It's already been a tumultuous year for junior and
mid-cap Canadian miners. Get ready for things to turn even
A wave of proxy fights, mergers, business closures
and desperate attempts at financing is expected to inundate the
industry before calmer seas return. Survival amid this severe
economic downturn won't come easy.
A survey released in late February by the Fraser
Institute provides a hint of what's to come. Four out of five
mining executives predicted that at least 30 percent of global
junior explorers would go out of business before markets
recover; 40 percent said that more than half of the juniors
would disappear. Meanwhile, more than 90 percent of respondents
believed exploration and development activities at these
companies would be further curtailed.
"Survey responses indicate this year that the
mining sector expects dramatically decreased investment plans
along with a large number of companies either reducing activity
or going out of business all together," said Fred McMahon, the
Canadian research institute's director of trade and
Blame the collapse in commodity markets and the
hardship miners are experiencing in raising financing. It's
clear cash has become king because of its scarcity. Some 28 of
the top 100 mining companies on the Toronto Stock Exchange are
sitting on less than $25 million in cash, according to a recent
study by Ernst & Young. More than half of those 100
companies lost at least 50 percent of their market value
between July 2008 and January 2009.
The nonferrous metals sector has been particularly
hard hit, given the sharp declines in industrial production,
but even precious metals players are faced with a precarious
investment environment. Take Vancouver, British Columbia-based
Eldorado Gold Corp., for example, which in late February had to
ax plans for a Canadian $275-million ($224-million) stock
offering after the company could not meet its financing targets
as bullion prices retreated once hitting $1,000 an ounce. As
industry participants learned at the Prospectors and Developers
Association of Canada convention in March, some companies may
have to turn to non-traditional financing to ride out the storm
(AMM monthly, April 2009). These options include issuing debt
that incorporates equity-based options, earn-in deals with
majors, off-take agreements, royalty arrangements and export
credit agency loans. A few companies may be able to obtain
private equity financing, such as what NovaGold Resources Inc.,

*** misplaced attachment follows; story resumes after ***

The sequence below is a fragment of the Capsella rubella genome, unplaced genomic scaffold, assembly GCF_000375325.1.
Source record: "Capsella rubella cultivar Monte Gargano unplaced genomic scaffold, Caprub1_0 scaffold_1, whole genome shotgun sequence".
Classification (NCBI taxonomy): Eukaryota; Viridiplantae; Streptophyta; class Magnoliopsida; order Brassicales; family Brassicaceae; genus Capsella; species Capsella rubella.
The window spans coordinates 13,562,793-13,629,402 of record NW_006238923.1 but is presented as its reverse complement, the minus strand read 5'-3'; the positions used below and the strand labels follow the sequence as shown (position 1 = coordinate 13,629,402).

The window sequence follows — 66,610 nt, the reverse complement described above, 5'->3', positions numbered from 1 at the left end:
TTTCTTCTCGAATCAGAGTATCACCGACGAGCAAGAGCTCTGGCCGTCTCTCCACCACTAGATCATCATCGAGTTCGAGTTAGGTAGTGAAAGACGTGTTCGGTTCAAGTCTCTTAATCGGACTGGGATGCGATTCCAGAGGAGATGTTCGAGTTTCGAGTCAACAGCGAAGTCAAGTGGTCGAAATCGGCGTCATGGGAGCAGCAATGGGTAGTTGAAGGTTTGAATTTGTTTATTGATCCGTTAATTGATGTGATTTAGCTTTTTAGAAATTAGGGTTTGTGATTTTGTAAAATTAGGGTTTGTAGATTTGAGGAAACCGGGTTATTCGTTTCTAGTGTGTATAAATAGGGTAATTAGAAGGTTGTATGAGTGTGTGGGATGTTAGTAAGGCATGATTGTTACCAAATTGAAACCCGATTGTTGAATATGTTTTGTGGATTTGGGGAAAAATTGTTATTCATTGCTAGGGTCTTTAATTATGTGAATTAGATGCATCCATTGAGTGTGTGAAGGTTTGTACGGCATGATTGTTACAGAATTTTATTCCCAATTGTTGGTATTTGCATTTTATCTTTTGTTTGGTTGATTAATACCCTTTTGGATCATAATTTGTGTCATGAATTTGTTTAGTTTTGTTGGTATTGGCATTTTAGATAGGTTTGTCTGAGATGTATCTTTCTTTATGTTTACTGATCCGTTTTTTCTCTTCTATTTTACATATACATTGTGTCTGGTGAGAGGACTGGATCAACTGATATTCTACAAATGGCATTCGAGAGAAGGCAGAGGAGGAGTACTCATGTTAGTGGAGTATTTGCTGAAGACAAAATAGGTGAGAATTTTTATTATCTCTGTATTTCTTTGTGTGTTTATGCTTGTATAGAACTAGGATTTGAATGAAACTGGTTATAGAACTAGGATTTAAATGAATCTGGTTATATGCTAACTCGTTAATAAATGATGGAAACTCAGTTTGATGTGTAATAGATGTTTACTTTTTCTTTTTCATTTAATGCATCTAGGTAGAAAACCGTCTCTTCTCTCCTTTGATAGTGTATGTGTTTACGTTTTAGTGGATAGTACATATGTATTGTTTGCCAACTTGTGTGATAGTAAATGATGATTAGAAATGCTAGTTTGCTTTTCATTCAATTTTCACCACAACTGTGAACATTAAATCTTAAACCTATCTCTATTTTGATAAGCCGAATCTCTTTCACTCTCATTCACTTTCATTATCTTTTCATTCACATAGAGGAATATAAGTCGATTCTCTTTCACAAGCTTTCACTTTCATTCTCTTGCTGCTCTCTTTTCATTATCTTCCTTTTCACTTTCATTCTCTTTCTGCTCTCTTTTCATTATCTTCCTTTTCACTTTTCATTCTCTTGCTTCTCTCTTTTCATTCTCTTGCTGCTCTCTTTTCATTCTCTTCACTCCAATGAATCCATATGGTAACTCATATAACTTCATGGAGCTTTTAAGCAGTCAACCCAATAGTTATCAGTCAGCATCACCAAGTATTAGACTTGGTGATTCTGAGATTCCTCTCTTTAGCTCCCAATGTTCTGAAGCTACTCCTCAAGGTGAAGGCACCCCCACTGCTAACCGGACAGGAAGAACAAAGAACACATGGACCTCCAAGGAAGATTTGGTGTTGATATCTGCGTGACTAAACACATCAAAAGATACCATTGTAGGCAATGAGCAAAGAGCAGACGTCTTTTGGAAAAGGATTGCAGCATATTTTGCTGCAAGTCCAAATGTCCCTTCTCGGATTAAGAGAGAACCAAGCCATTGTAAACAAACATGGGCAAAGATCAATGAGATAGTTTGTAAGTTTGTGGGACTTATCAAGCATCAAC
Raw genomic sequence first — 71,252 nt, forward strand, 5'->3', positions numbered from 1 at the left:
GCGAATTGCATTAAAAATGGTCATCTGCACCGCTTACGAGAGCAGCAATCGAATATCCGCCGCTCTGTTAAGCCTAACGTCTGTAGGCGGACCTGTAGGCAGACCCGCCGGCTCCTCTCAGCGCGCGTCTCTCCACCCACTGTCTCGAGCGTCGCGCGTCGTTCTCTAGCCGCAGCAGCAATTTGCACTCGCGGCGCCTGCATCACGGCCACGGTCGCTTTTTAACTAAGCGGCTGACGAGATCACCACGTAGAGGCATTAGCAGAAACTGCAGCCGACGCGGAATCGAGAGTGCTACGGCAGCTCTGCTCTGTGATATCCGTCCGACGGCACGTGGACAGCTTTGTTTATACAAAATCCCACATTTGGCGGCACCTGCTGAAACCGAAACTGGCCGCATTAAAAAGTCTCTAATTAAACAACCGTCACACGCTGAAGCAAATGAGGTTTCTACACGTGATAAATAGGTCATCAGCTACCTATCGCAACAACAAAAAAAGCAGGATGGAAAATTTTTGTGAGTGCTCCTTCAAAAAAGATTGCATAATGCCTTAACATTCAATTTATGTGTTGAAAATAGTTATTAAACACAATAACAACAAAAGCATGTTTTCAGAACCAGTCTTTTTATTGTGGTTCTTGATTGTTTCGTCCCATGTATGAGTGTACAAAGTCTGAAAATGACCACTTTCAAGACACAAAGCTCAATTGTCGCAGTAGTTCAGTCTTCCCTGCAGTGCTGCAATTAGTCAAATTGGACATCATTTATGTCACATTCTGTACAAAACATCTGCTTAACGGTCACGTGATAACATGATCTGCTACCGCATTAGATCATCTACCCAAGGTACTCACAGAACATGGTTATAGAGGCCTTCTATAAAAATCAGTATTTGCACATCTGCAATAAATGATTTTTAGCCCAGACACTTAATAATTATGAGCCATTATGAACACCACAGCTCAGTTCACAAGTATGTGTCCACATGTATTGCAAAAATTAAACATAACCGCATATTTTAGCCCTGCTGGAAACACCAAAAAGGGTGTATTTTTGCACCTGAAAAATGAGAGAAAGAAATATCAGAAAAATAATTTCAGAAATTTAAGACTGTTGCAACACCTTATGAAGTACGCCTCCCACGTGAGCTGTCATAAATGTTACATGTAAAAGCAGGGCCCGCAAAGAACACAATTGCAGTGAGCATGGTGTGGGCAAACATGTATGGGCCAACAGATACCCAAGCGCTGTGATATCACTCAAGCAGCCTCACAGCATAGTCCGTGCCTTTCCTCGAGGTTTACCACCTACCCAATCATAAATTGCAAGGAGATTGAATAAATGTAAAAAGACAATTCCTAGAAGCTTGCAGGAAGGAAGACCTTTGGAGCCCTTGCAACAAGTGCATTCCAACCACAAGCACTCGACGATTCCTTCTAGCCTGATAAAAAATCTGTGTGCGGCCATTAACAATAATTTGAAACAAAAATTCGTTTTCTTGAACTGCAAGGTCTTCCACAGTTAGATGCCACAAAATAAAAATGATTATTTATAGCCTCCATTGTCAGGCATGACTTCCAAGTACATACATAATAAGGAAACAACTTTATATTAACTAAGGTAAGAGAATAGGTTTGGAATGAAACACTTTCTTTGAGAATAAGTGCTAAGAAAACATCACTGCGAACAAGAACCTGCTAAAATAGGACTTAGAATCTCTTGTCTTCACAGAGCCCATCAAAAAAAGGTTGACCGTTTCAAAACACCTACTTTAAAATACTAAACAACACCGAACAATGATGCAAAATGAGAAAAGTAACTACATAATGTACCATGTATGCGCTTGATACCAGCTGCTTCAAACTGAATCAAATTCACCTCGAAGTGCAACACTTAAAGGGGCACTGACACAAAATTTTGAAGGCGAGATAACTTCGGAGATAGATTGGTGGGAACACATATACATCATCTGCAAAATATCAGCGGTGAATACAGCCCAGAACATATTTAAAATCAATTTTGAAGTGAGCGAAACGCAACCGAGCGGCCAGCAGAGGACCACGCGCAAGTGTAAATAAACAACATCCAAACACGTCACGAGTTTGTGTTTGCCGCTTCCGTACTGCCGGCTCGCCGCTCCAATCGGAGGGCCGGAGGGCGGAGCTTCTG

Vancouver, secured with the private New York-based company
Electrum Strategic Resources LLC at the start of this year.
Many other companies will undoubtedly have to turn to mergers
and asset sales.
The severe blow to market caps may mean a lot more
turmoil at the boardroom level in the days ahead as well.
Shareholders, angered by the money they've lost, will want to
salvage what they can and take a more active role in
management, and that spells proxy battles. Canada provides
fertile ground for them, as domestic business laws allow
shareholders the capability to replace boards of directors in
between annual meetings.
Canadian lawyers are already bracing for a flood of
new business. Some cases may involve shareholders pressing for
a new business plan for a company; others could see hedge funds
demanding companies with sizable cash positions initiate a
share buyback or dividend payout.
The recent proxy battle between management of
HudBay Minerals Inc., Toronto, and SRM Global Master Fund LP, a
Monaco-based hedge fund that owns 11 percent of the mining
company, is a case in point. SRM had been pressing HudBay to
use some of its C$700 million ($572 million) in cash reserves
to initiate a share buyback, but company management rejected
the idea and instead focused on a proposal to take over Lundin
Mining Corp. SRM then launched the proxy fight to oust HudBay's
board of directors, which ultimately succeeded.
The HudBay case is particularly notable because it
may wind up influencing the rules of corporate governance in
Canada. The turmoil at HudBay started after the company
proposed acquiring Lundin Mining without shareholder approval.
Many voiced opposition to the deal because of its hefty
C$672.4-million ($549-million) price-tag and the dilutive
impact of a large share issue that was planned as part of the
The Ontario Securities Commission later forced
HudBay to call for a shareholders vote on the transaction-and
the deal quickly collapsed. With the lessons learned from
HudBay, boards of directors of Canadian mining companies may
have to give more thought towards calling for special
shareholder votes when planning acquisitions. Given the
consolidation that appears poised to rock the industry, this
could mean a lot of future shareholder ballots.
Amid these challenging times, however, there is a
silver lining. A leaner industry is materializing and the heavy
curtailment of exploration and development activity is setting
the stage for a shortage of global raw material supplies once
economies recover. Those lucky enough to find a life raft in
these rough seas will eventually be rescued by the forces of
supply and demand. The next cycle that awaits could be a
particularly rewarding one.